PARIS (Reuters) - China’s bike-sharing scheme operator Ofo plans to launch its bicycles in Paris around year-end in a move to become a dominant player in Europe.
Ofo, which operates 10 million bikes in China, launched a fleet of 4,000 in Milan last month and has begun operations in Vienna, Valencia and the London borough of Hackney.
“We are ready to launch in Paris, we want to start by year-end or early next year, maybe more quickly if possible,” Ofo France general manager Laurent Kennel told Reuters.
Ofo is also in talks with other French and European cities about rolling out its dockless bicycles, which can be parked anywhere and unlocked with a smartphone app.
Ofo will compete with Paris’ pioneering Velib bike-sharing scheme, which has inspired similar set-ups in cities worldwide.
Unlike Ofo’s bikes, Velib’s 24,000 bicycles must be parked in 1,800 docking stations spaced 300 metres from one another.
“Our service is complementary to the existing subsidised public offering,” Kennel said.
Asked about problems in China with parking too many bikes in public areas, Kennel said Ofo is talking to authorities about optimising the number of bikes.
The 16 million bicycles provided by Ofo, Mobike and other Chinese operators have caused chaos on China’s pavements, with thousands dumped in already crowded public spaces. Some Chinese cities have banned further deployments.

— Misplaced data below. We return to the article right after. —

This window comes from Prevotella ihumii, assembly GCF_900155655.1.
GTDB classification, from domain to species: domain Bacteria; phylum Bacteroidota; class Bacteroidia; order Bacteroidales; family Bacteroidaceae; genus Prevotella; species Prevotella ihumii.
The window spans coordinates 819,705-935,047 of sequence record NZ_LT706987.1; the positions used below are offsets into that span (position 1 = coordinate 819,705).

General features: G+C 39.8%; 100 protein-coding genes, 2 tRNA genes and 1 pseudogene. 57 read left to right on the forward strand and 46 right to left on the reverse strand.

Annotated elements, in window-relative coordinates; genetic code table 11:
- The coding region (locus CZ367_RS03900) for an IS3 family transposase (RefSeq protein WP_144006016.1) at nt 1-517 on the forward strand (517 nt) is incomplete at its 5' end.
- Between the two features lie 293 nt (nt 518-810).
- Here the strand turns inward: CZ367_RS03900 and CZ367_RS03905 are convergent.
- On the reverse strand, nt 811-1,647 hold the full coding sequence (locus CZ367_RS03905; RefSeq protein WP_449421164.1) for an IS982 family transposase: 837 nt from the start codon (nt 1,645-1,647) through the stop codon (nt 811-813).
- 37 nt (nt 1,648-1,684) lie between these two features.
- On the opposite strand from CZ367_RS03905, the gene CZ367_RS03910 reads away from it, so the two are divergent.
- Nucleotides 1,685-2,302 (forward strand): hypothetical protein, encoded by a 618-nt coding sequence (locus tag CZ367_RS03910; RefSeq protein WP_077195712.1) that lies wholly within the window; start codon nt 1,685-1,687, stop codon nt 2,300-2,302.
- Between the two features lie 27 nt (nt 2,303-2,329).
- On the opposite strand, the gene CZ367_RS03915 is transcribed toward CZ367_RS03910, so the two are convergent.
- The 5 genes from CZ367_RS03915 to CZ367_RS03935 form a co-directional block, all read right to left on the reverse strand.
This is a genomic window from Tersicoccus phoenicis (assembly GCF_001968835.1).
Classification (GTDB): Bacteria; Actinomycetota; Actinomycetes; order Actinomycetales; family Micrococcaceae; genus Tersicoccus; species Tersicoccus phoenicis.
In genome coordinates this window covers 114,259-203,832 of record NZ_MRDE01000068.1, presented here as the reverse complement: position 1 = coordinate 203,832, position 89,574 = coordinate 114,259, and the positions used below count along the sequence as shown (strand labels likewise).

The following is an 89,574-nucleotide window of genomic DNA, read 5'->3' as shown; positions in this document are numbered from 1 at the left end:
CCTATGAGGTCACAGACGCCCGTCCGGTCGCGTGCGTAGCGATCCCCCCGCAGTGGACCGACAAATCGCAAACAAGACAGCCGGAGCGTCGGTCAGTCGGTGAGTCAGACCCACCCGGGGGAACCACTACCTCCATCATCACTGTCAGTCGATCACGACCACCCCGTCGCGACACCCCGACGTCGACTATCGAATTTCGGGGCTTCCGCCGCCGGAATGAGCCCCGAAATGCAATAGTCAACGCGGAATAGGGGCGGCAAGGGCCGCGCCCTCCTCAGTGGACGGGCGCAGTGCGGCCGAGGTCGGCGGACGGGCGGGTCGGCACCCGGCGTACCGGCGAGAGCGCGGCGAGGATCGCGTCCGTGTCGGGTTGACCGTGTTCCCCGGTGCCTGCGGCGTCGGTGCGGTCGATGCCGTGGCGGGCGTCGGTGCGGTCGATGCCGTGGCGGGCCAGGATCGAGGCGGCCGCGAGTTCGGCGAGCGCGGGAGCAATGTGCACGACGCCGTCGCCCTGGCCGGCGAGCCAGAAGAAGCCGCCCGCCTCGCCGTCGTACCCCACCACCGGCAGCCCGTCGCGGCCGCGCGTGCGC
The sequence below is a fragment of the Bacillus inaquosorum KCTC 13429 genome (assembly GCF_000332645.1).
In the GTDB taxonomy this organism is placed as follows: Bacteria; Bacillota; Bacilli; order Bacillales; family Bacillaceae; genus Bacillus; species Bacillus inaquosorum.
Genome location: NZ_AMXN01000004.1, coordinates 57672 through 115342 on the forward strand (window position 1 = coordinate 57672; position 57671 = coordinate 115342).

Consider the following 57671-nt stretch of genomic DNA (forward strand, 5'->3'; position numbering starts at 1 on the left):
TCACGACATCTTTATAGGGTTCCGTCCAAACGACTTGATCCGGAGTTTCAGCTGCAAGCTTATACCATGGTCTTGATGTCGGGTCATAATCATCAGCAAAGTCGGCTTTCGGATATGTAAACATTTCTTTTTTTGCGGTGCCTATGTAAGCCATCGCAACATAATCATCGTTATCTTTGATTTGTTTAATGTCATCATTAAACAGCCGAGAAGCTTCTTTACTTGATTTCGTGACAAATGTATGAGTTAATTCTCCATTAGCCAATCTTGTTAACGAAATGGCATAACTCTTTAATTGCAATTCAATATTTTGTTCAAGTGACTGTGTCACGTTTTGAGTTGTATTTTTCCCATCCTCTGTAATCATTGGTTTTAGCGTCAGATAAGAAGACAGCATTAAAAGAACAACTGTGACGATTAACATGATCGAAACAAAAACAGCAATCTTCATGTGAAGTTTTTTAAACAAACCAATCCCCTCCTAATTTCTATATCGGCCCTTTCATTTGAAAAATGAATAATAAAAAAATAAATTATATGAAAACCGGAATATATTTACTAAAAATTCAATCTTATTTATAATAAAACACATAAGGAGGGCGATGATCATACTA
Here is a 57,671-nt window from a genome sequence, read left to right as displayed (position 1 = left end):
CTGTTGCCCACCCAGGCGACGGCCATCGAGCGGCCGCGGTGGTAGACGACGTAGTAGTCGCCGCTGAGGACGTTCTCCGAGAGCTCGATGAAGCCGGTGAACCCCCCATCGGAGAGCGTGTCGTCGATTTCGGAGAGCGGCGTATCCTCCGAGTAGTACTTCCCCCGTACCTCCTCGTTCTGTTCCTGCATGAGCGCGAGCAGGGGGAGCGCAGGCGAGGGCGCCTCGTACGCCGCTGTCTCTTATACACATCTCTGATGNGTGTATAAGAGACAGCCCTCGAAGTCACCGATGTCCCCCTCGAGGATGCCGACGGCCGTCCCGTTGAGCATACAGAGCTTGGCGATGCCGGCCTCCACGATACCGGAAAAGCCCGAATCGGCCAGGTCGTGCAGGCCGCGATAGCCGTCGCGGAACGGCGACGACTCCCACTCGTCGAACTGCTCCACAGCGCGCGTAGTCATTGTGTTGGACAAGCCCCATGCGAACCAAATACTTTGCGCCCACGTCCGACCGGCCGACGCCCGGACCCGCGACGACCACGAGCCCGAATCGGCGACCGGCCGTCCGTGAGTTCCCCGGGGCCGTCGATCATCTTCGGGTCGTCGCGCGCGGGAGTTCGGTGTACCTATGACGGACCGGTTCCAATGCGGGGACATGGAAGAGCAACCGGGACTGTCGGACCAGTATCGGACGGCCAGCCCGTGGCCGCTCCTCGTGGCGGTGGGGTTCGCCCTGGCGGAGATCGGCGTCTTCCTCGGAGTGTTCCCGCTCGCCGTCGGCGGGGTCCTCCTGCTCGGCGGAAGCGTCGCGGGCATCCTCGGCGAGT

On Monday, one of Ofo’s smaller competitors -- Hong Kong startup Gobee.bike -- launched a few dozen of its green dockless bikes in the Paris city centre.
Founded by French entrepreneur Raphael Cohen, Gobee.bike plans to scale up to several thousand in coming months. Like Ofo’s bikes, Gobee’s are equipped with a GPS system and traceable with a phone app.
“I am very impressed with the innovation in bike schemes in China and I want to bring this to Europe, I believe there is a huge potential here,” said Cohen.
Unlike Velib, where the first half hour of cycling is free, Gobee charges 50 cents per half hour, but hopes that the ability to park the bikes anywhere will make it competitive.
Ofo and Gobee.bike are entering the Paris market as Velib operator JCDecaux is replaced by the Smoovengo consortium, which won a 600-700 million euro contract to run the Paris city bike sharing system from 2018 to 2032.
Reporting by Geert De Clercq; Editing by Catherine Evans